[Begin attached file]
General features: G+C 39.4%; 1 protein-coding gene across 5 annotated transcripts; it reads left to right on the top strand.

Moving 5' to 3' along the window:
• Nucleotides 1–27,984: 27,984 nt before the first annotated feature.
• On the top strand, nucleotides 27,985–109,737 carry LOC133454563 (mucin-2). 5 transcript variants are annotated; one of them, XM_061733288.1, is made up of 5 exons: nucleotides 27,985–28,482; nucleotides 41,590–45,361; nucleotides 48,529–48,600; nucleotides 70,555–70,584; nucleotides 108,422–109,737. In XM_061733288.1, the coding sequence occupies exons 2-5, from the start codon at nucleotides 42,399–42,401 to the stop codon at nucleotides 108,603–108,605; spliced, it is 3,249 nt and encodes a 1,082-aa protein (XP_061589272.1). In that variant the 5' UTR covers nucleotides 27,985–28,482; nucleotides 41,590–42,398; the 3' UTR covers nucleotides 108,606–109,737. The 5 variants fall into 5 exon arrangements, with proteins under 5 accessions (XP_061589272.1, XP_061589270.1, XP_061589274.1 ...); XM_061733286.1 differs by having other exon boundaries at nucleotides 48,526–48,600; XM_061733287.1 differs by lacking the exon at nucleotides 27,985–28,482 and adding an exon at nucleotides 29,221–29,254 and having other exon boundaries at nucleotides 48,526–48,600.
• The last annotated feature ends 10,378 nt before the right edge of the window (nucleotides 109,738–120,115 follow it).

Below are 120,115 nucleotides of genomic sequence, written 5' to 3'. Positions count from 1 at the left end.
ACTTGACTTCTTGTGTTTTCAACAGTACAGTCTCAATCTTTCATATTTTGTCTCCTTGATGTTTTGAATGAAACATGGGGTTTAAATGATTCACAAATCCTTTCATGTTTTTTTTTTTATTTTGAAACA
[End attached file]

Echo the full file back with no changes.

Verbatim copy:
General features: G+C 39.4%; 1 protein-coding gene across 5 annotated transcripts; it reads left to right on the top strand.

Moving 5' to 3' along the window:
• Nucleotides 1–27,984: 27,984 nt before the first annotated feature.
• On the top strand, nucleotides 27,985–109,737 carry LOC133454563 (mucin-2). 5 transcript variants are annotated; one of them, XM_061733288.1, is made up of 5 exons: nucleotides 27,985–28,482; nucleotides 41,590–45,361; nucleotides 48,529–48,600; nucleotides 70,555–70,584; nucleotides 108,422–109,737. In XM_061733288.1, the coding sequence occupies exons 2-5, from the start codon at nucleotides 42,399–42,401 to the stop codon at nucleotides 108,603–108,605; spliced, it is 3,249 nt and encodes a 1,082-aa protein (XP_061589272.1). In that variant the 5' UTR covers nucleotides 27,985–28,482; nucleotides 41,590–42,398; the 3' UTR covers nucleotides 108,606–109,737. The 5 variants fall into 5 exon arrangements, with proteins under 5 accessions (XP_061589272.1, XP_061589270.1, XP_061589274.1 ...); XM_061733286.1 differs by having other exon boundaries at nucleotides 48,526–48,600; XM_061733287.1 differs by lacking the exon at nucleotides 27,985–28,482 and adding an exon at nucleotides 29,221–29,254 and having other exon boundaries at nucleotides 48,526–48,600.
• The last annotated feature ends 10,378 nt before the right edge of the window (nucleotides 109,738–120,115 follow it).

Below are 120,115 nucleotides of genomic sequence, written 5' to 3'. Positions count from 1 at the left end.
ACTTGACTTCTTGTGTTTTCAACAGTACAGTCTCAATCTTTCATATTTTGTCTCCTTGATGTTTTGAATGAAACATGGGGTTTAAATGATTCACAAATCCTTTCATGTTTTTTTTTTTATTTTGAAACA